Mr Redwood, the Tory policy, or has it been retracted already, of knocking £5 off the BBC licence fee is really going to teach the BBC a lesson.

  4. mikestallard
    November 7, 2008

    Apparently, the Labour government are scared of George Osborne's intellect. He also seems to have a great many jobs. He is also a personal friend of the leader of the Opposition.
    His disastrous incursion into High Life and his almost total silence since the beginning of the party conference at a time of complete government incompetence (see above) seem to me to be very serious flaws.
    His image has changed from an intellectual over the past couple of months into an upper class twit.
    When he comes on TV, Ken Clarke goes down very well, while the shadow Home Secretary last night on Newsnight was, I thought, excellent too.
    Please, don't lose the next election! We need to come out of this nose dive!
    Meanwhile Vince Cable is the darling of the BBC spouting all that stuff about bank nationalisation and lower taxes and much more political control of the banks………..

  5. Mark
    November 7, 2008

    I quite agree that Conservative attacks on George Osborne are unwarranted. People seem to have forgotten his performance at the 2007 conference, a performance which led directly to Gordon Brown "bottling" the election decision and to the subsequent decline in Labour's fortunes.

    He also had a good conference this year.

    Some, temporary recovery from below 25% in the opinion polls by Labour was inevitable at one or more points between this summer and an election in, say, May 2008. That this should occur in the circumstances of the banking crisis, when responsible opposition meant being broadly supportive of government action and Gordon Brown dominated the news, was inevitable. It is silly to blame George Osborne for this.

    The Deripaska non-affair made it even harder for George Osborne to convey any message about the failings of Gordon Brown as chancellor and prime minister. It was, however, a non-affair and he did nothing wrong. Contrast his openness with the attitude of Lord Mandelson.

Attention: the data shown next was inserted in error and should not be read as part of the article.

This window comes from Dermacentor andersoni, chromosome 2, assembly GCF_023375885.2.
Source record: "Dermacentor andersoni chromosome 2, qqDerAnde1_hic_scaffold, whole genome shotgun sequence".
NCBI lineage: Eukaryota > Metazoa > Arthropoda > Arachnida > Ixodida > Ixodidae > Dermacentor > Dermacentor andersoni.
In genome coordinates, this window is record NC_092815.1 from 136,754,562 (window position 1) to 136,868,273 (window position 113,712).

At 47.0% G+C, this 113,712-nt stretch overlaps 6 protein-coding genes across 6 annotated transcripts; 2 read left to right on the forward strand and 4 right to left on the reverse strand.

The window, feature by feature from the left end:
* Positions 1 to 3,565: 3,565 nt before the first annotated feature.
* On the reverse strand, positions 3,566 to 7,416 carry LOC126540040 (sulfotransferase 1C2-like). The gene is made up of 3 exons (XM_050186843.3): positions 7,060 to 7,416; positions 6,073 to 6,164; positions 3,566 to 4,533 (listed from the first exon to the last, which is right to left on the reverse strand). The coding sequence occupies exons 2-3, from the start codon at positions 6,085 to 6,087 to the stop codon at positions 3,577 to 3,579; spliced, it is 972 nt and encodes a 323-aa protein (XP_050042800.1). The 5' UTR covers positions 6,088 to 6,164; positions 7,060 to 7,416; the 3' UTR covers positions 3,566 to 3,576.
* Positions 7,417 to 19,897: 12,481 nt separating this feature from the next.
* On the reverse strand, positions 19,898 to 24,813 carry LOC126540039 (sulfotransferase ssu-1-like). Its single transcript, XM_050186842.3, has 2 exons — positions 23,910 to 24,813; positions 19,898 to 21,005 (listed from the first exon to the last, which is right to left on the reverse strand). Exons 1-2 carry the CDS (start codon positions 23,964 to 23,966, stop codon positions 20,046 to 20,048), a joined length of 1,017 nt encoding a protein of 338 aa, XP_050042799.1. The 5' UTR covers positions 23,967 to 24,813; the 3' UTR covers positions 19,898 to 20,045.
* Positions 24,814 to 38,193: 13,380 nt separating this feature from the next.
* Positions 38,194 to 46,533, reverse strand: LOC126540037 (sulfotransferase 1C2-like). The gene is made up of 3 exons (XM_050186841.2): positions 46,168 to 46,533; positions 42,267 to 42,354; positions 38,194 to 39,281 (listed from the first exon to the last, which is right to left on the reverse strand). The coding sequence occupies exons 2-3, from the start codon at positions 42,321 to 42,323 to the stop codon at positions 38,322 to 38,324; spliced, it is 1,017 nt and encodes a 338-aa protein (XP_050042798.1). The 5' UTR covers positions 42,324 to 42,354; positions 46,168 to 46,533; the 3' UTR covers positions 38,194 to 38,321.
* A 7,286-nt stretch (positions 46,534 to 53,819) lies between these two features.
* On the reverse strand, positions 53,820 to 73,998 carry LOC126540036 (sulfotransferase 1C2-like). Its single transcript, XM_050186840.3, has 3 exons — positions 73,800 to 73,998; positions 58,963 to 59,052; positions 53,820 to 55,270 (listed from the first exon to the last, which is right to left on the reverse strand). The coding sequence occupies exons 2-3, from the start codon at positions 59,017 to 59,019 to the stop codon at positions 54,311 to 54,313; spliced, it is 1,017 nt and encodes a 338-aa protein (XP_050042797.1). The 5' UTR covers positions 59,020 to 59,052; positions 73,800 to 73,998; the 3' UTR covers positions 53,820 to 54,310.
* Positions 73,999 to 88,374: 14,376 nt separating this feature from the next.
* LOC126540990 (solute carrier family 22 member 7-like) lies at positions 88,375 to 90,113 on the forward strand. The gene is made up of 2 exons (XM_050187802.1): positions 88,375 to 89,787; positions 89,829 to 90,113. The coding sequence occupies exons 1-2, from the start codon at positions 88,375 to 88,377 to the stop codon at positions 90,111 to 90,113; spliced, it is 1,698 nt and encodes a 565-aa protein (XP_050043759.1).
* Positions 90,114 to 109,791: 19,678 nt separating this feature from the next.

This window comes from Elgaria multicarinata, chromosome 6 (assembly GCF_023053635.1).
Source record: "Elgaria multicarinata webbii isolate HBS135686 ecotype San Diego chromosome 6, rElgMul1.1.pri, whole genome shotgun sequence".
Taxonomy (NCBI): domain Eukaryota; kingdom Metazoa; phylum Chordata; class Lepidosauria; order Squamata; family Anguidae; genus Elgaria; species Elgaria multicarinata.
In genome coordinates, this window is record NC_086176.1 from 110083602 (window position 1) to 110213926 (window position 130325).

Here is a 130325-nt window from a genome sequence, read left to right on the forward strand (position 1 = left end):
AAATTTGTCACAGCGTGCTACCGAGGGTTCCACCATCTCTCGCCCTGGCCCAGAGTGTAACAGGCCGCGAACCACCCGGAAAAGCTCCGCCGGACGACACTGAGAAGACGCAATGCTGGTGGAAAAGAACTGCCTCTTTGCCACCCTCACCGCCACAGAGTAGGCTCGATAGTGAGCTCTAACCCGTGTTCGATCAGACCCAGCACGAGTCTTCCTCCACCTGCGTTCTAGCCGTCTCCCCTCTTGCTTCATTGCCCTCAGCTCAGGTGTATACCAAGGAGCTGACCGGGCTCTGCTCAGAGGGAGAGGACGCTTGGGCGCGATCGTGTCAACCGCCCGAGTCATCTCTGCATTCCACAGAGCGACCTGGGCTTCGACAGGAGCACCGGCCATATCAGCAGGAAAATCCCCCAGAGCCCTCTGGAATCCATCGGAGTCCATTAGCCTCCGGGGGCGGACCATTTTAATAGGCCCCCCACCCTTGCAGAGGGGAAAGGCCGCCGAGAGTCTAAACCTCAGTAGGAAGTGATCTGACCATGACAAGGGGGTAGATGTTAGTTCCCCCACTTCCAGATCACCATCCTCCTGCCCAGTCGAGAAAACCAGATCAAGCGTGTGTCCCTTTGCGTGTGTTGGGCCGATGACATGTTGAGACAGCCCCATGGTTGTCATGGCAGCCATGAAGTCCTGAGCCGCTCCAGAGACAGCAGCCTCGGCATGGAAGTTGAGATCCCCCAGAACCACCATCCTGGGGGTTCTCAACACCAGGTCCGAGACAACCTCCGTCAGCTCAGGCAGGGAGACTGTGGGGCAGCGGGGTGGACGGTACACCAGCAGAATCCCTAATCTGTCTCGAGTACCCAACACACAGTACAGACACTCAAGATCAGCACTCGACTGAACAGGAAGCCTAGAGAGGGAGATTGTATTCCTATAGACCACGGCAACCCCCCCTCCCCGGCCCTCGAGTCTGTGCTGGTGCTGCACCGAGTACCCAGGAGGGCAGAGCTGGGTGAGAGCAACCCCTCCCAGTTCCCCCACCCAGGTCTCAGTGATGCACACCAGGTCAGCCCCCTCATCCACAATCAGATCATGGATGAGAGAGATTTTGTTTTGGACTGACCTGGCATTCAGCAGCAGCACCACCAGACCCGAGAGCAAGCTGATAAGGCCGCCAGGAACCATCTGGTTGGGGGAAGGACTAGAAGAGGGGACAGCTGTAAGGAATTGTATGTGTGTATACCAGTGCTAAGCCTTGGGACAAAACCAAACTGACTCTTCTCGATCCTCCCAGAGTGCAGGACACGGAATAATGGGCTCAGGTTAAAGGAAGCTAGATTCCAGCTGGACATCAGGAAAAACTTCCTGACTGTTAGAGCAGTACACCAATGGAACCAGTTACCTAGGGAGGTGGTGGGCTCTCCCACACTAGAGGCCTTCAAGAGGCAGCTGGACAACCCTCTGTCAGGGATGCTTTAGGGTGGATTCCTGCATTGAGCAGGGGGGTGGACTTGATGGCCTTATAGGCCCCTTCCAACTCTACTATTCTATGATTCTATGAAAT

That does not mean that the Tories could not and should not do better. What is needed is a number of simple lines which should be repeated ad nauseam.

    They include:

    – IMF says Britain is worse placed; so do the EU. Sadly, they are right. Gordon Brown is wrong to say the opposite. His inability to admit his own responsibility makes it difficult, if not impossible, for him to see what needs to be done.

    – In 1991 (last time we went into recession) government debt as a percentage of GDP was 26%. This time it is 38% on Gordon Brown's figures, which the independent ONS do not agree and the real figure is far higher.

    – Because the government was planning to borrow vast sums on the incorrect assumption that there would be more boom, rather than bust, we are very badly placed to enter a recession.

    – Yes, there must be some more borrowing beacuse of inceased expenditure on social security etc. and declining tax revenues, but every attempt should be made to restrain and reduce other government spending, particularly in terms of waste and discretionary spending.

    – Bringing forward capital projects will do not good because of the time lag. If there is spare money or more money needs to be put into the economy, tax cuts are the answer.

    – The Tories acknowledge and learn from their mistakes. Gordon Brown never accepts he makes mistakes so he cannot learn from them.

    1. adam
      November 7, 2008

      Where can i read or watch Osborne defending the banking system or capitalism and attacking Gordons mistakes?

      All i have seem in the media for months if not years now is socialism.

  6. Man in a Shed
    November 8, 2008

    I agree that the BBC/Labour are playing the man rather than the ball. It is also as Cameron has proved so resilient.

    However ….

    We are not even seen to be throwing punches right now – let alone making them count in the battle on the Economy.

    I realise how unjust that may seem to those in the know fustrated by the media refusing to publicise speeches, but inviting Vince Cable on TV every 6 hours.

    Its possible George should play a different role. Cameron is due a reshuffle. It would be embarrassing for a day, but then it would be yesterdays news.

    The problem is that Gordon Brown is making the running on his attempts to 'globalise' the blame and make himself look good. We need someone to stop him in his tracks and pin the shameful blame that is his failure to him. The stakes are frighteningly high – victory at the next general election is even now in the balance.